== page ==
Application of radial basis neural network to transform viscoelastic to elastic properties for materials with multiple thermal transitions

Xianbo Xu, Nikhil Gupta

Research output: Contribution to journalArticle

Abstract

Dynamic mechanical analysis is a method to characterize the frequency domain viscoelastic properties including storage and loss moduli. Methods have been developed to transform these properties to time domain and extract elastic modulus over strain rates, which is useful in mechanical design. However, application of these methods becomes increasingly complex for materials containing multiple thermal transitions. Neural networks can provide advantages in solving such problems. As the form of radial basis neural network satisfies the form obtained from time–temperature superposition principle, it is used in the present work with back-propagation to establish the master relation of loss modulus. The influence of regulation factor and neuron number is investigated to find the best parameter set. Then, storage modulus is divided into frequency-dependent and frequency-independent part. Both parts are individually calculated from loss modulus using Kramers–Kronig relation. The linear integral relation of viscoelasticity can transform the storage modulus into time-domain relaxation modulus, which can predict the stress response with specific strain history and temperature. The transformation is tested on ethylene–vinyl acetate. The time-domain elastic properties are extracted and compared with those from tensile tests at room temperature. The transformation achieves an average root mean square error of 3.3% and a maximum error 4.9% between strain rates 10 −6 to 10 −2  s −1 . This process can predict the properties at a wide range of temperatures and frequencies from a single specimen and can be implemented using parallel computing, which is promising for complex material systems.

Original languageEnglish (US)
JournalJournal of Materials Science
DOIs
StatePublished - Jan 1 2019

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Elastic moduli
Neural networks
Strain rate
Viscoelasticity
Dynamic mechanical analysis
Parallel processing systems
Backpropagation
Mean square error
Temperature
Neurons
Acetates
Hot Temperature

ASJC Scopus subject areas

  • Materials Science(all)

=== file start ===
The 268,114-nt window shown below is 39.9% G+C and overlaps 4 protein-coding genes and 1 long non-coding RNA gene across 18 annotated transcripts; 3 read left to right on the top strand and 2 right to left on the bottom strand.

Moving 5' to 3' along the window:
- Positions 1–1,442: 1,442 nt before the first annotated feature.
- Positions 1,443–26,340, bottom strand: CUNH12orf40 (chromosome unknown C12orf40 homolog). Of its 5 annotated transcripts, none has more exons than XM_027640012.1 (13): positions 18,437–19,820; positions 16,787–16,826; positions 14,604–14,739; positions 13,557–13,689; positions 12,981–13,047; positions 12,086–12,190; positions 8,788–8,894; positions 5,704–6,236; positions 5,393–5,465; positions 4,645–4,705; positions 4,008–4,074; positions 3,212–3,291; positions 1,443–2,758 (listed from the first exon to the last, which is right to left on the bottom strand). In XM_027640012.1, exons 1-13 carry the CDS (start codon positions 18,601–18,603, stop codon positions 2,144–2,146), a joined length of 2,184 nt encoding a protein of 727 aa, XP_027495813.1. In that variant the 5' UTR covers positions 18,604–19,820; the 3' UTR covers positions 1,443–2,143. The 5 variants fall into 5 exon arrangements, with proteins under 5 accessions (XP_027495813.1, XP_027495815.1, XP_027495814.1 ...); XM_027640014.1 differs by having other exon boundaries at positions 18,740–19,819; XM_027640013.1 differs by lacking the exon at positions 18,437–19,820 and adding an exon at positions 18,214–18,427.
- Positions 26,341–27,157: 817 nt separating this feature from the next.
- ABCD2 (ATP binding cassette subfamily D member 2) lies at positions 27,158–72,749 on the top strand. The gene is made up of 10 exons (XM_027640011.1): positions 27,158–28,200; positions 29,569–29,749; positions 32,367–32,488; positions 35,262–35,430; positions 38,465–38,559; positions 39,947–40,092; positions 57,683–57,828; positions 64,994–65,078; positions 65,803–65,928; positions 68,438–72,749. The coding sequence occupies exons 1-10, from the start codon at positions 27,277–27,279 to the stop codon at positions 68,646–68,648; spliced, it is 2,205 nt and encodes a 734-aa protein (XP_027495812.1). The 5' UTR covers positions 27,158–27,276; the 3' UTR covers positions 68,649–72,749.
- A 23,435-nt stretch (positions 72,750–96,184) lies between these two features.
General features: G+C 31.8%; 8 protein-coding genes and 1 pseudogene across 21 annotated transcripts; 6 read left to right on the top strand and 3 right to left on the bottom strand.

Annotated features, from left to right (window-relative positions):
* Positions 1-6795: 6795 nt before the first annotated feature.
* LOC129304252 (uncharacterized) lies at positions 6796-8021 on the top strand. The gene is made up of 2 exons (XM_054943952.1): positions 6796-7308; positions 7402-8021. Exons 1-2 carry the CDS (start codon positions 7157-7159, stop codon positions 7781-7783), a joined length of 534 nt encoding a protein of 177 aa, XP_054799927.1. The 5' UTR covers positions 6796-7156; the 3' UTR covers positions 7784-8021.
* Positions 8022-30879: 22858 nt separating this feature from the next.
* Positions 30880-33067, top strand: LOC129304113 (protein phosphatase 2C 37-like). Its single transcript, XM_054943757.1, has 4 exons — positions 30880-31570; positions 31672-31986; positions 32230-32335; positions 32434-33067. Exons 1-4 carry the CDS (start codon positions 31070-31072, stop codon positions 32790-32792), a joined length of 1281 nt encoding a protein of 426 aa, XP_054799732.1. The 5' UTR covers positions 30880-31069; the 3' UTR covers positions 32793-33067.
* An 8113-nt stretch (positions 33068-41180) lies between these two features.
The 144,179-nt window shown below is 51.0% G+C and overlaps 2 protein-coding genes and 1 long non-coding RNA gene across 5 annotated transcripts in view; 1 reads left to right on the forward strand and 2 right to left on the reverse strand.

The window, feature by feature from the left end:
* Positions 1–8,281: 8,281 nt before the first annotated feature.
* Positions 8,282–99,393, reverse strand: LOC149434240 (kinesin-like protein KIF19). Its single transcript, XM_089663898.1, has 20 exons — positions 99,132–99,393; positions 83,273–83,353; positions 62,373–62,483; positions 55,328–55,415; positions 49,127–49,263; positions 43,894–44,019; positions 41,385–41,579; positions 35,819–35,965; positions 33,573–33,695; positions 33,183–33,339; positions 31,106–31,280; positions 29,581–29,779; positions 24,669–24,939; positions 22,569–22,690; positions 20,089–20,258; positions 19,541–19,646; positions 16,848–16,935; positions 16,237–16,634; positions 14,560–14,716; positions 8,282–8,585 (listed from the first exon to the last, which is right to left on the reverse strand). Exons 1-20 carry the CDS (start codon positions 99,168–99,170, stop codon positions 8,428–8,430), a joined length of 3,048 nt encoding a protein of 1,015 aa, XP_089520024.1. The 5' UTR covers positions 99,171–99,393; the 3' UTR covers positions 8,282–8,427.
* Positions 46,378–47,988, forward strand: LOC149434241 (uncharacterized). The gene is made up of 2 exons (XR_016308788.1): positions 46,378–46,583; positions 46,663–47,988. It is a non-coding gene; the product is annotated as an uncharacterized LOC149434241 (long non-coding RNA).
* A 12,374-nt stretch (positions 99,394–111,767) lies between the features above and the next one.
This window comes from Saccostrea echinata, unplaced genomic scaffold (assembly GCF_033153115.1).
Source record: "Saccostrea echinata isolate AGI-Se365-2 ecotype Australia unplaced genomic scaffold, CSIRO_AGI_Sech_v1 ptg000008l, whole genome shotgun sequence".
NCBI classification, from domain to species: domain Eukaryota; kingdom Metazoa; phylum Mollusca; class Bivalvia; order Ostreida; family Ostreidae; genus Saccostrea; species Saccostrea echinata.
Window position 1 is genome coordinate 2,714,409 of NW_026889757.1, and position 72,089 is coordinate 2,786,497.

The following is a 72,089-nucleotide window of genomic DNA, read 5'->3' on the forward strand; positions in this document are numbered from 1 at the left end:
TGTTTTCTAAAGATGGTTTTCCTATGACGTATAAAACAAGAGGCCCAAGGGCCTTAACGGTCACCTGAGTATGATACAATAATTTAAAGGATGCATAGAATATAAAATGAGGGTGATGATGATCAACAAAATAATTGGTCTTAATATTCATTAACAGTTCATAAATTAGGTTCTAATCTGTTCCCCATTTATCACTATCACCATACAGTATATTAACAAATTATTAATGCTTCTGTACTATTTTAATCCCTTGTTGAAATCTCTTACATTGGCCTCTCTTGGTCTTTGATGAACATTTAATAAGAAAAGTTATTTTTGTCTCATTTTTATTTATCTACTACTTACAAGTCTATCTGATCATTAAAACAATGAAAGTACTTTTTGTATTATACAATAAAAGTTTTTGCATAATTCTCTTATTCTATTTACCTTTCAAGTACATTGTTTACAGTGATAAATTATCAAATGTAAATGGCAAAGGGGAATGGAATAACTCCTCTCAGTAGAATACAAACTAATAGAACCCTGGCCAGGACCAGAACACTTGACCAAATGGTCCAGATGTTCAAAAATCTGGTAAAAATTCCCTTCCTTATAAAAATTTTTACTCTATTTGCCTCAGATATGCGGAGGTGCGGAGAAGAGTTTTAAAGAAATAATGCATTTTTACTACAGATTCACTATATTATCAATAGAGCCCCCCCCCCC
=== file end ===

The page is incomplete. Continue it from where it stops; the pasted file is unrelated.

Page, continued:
• Mechanics of Materials
  • Mechanical Engineering

Cite this

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title = "Application of radial basis neural network to transform viscoelastic to elastic properties for materials with multiple thermal transitions",
abstract = "Dynamic mechanical analysis is a method to characterize the frequency domain viscoelastic properties including storage and loss moduli. Methods have been developed to transform these properties to time domain and extract elastic modulus over strain rates, which is useful in mechanical design. However, application of these methods becomes increasingly complex for materials containing multiple thermal transitions. Neural networks can provide advantages in solving such problems. As the form of radial basis neural network satisfies the form obtained from time–temperature superposition principle, it is used in the present work with back-propagation to establish the master relation of loss modulus. The influence of regulation factor and neuron number is investigated to find the best parameter set. Then, storage modulus is divided into frequency-dependent and frequency-independent part. Both parts are individually calculated from loss modulus using Kramers–Kronig relation. The linear integral relation of viscoelasticity can transform the storage modulus into time-domain relaxation modulus, which can predict the stress response with specific strain history and temperature. The transformation is tested on ethylene–vinyl acetate. The time-domain elastic properties are extracted and compared with those from tensile tests at room temperature. The transformation achieves an average root mean square error of 3.3{\%} and a maximum error 4.9{\%} between strain rates 10 −6 to 10 −2  s −1 . This process can predict the properties at a wide range of temperatures and frequencies from a single specimen and can be implemented using parallel computing, which is promising for complex material systems.",
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